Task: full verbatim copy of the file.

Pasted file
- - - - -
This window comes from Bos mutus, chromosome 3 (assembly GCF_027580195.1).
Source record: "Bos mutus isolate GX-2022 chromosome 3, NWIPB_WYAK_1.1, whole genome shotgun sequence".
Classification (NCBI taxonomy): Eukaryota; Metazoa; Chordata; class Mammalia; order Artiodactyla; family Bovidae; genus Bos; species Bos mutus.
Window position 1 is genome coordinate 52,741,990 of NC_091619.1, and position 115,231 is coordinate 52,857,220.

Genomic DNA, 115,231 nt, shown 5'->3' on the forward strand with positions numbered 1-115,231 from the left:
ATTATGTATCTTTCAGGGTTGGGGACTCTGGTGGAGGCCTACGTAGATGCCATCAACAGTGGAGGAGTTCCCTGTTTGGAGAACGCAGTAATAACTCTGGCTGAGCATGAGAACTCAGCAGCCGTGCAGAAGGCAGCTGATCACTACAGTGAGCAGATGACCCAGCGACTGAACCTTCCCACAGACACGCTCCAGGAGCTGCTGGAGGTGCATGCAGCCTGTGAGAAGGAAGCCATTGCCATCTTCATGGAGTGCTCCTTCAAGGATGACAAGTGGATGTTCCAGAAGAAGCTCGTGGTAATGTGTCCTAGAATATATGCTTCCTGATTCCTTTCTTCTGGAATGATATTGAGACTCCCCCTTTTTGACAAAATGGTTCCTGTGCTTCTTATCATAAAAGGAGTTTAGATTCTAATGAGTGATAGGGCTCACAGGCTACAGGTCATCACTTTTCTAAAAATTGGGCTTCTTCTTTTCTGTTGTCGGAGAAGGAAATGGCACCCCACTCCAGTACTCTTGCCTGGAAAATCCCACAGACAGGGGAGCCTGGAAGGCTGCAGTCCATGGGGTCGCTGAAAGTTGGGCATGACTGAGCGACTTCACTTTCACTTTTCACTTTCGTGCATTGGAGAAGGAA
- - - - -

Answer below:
This window comes from Bos mutus, chromosome 3 (assembly GCF_027580195.1).
Source record: "Bos mutus isolate GX-2022 chromosome 3, NWIPB_WYAK_1.1, whole genome shotgun sequence".
Classification (NCBI taxonomy): Eukaryota; Metazoa; Chordata; class Mammalia; order Artiodactyla; family Bovidae; genus Bos; species Bos mutus.
Window position 1 is genome coordinate 52,741,990 of NC_091619.1, and position 115,231 is coordinate 52,857,220.

Genomic DNA, 115,231 nt, shown 5'->3' on the forward strand with positions numbered 1-115,231 from the left:
ATTATGTATCTTTCAGGGTTGGGGACTCTGGTGGAGGCCTACGTAGATGCCATCAACAGTGGAGGAGTTCCCTGTTTGGAGAACGCAGTAATAACTCTGGCTGAGCATGAGAACTCAGCAGCCGTGCAGAAGGCAGCTGATCACTACAGTGAGCAGATGACCCAGCGACTGAACCTTCCCACAGACACGCTCCAGGAGCTGCTGGAGGTGCATGCAGCCTGTGAGAAGGAAGCCATTGCCATCTTCATGGAGTGCTCCTTCAAGGATGACAAGTGGATGTTCCAGAAGAAGCTCGTGGTAATGTGTCCTAGAATATATGCTTCCTGATTCCTTTCTTCTGGAATGATATTGAGACTCCCCCTTTTTGACAAAATGGTTCCTGTGCTTCTTATCATAAAAGGAGTTTAGATTCTAATGAGTGATAGGGCTCACAGGCTACAGGTCATCACTTTTCTAAAAATTGGGCTTCTTCTTTTCTGTTGTCGGAGAAGGAAATGGCACCCCACTCCAGTACTCTTGCCTGGAAAATCCCACAGACAGGGGAGCCTGGAAGGCTGCAGTCCATGGGGTCGCTGAAAGTTGGGCATGACTGAGCGACTTCACTTTCACTTTTCACTTTCGTGCATTGGAGAAGGAA